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Just third of people plan finances more than year ahead, says Citizens Advice

Published 30/12/2015

Only 31% of people surveyed by Citizens Advice think about money matters more than a year in advance
Only 31% of people surveyed by Citizens Advice think about money matters more than a year in advance

Only one in three people plans their finances more than a year ahead, according to research from Citizens Advice.

The charity, which is encouraging people to get on top of money matters for the new year, found that just 31% of people surveyed are thinking about their finances more than a year into the future.

The survey of more than 2,000 people also found that in the last two years, one in three (32%) people had not personally checked if they were on the best mobile phone contract, while 33% had not checked if they had the most appropriate energy tariff and 34% had not looked at whether they were on the best broadband deal.

Citizens Advice said that in the last 12 months it has helped with 1.8 million queries about debt and personal finances.

It is encouraging people to get their finances in order for the year ahead by reviewing where they can make savings and getting on top of any debts.

Gillian Guy, chief executive of Citizens Advice, said: "Planning your finances ahead can keep you in the black.

"Looking at how you spend your money and where you can trim back will help you plan a budget that meets your daily costs. It can also help you build up savings so that you're prepared for any sudden changes, from one-off expenses like replacing a washing machine to a change in your employment.

"It's also important to shop around so you get the best deal on your household bills. Energy, broadband and mobile phone tariffs all vary widely, and paying over the odds for lots of bills can all add up."

Citizens Advice suggested that in order to carry out a "financial health check", people should take steps such as getting a clear idea of their budget and putting dates for when contracts for services like mobile phones and broadband are due to end in a diary, as a reminder to shop around for a better deal.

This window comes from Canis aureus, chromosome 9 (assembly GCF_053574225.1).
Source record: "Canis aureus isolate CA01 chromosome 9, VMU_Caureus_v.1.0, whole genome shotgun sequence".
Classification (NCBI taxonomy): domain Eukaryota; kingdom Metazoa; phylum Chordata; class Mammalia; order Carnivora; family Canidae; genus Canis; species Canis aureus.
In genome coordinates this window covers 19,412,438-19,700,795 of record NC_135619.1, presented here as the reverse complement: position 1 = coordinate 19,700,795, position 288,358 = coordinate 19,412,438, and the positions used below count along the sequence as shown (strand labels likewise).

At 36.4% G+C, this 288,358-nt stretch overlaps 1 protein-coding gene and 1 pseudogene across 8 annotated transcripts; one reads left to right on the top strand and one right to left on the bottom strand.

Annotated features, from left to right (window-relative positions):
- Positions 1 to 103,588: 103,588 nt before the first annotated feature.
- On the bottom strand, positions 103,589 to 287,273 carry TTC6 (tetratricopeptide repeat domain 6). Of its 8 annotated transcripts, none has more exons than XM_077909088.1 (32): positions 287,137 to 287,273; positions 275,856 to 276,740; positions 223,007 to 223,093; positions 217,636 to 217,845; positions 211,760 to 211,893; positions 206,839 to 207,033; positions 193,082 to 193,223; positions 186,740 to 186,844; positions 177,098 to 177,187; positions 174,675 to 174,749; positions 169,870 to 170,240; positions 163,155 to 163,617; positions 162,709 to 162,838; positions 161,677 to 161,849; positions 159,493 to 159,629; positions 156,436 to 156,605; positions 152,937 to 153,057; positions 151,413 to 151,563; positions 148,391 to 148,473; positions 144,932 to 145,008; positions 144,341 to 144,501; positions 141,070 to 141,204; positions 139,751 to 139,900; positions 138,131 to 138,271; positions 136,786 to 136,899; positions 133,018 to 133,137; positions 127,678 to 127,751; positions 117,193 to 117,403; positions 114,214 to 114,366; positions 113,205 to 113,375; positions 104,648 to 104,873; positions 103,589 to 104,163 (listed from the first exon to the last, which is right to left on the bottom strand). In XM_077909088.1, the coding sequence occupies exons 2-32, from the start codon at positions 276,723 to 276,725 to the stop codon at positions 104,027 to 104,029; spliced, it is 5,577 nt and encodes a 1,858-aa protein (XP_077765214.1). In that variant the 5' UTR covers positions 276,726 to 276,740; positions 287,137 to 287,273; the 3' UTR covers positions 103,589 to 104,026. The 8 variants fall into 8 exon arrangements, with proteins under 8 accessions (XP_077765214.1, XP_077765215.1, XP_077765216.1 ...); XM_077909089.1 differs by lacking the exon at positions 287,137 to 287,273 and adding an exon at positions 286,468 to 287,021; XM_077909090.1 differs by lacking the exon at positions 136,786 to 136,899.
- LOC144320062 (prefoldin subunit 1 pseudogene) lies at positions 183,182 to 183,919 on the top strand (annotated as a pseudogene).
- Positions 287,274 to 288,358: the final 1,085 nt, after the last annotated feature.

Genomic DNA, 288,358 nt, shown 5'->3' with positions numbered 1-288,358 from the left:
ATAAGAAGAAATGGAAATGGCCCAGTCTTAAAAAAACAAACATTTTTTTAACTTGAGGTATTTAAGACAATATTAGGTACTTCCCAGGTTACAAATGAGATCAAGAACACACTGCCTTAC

People with debts should make a clear list of their creditors, how much they owe and when they need to pay it back, it said. If it is impossible to pay all the debts off, Citizens Advice can help with information on which debts should take priority and negotiating with creditors.

Meanwhile, the British Bankers' Association (BBA) has suggested five tips to help people improve their finances:

:: Prepare for a rate rise. Many experts expect 2016 to be the year when interest rates finally start going up a little. It is worth thinking about whether you are prepared if repayments on borrowings like your mortgage start to rise. Consider how you might accommodate a rate rise and factor it into your budgeting. Many banks offer a mortgage repayments calculator that can help you plan ahead.

:: Manage your money on the move. Some banks offer text and email services to help you keep an eye on your account while on the move.

:: Create a "rainy day" fund. An emergency fund should lessen the chances of you having to rely on your overdraft if the boiler or car breaks down.

:: Consider paying by direct debit. Paying your regular bills by direct debit allows you to spread costs over an extended period. Some businesses also offer discounts for you paying by this method.

:: Shop around. The current account switch service moves all your regular debits and credits for you so that if you do fancy trying a new provider, you can do it quickly and easily. More than two million people have switched since the service began in 2013.

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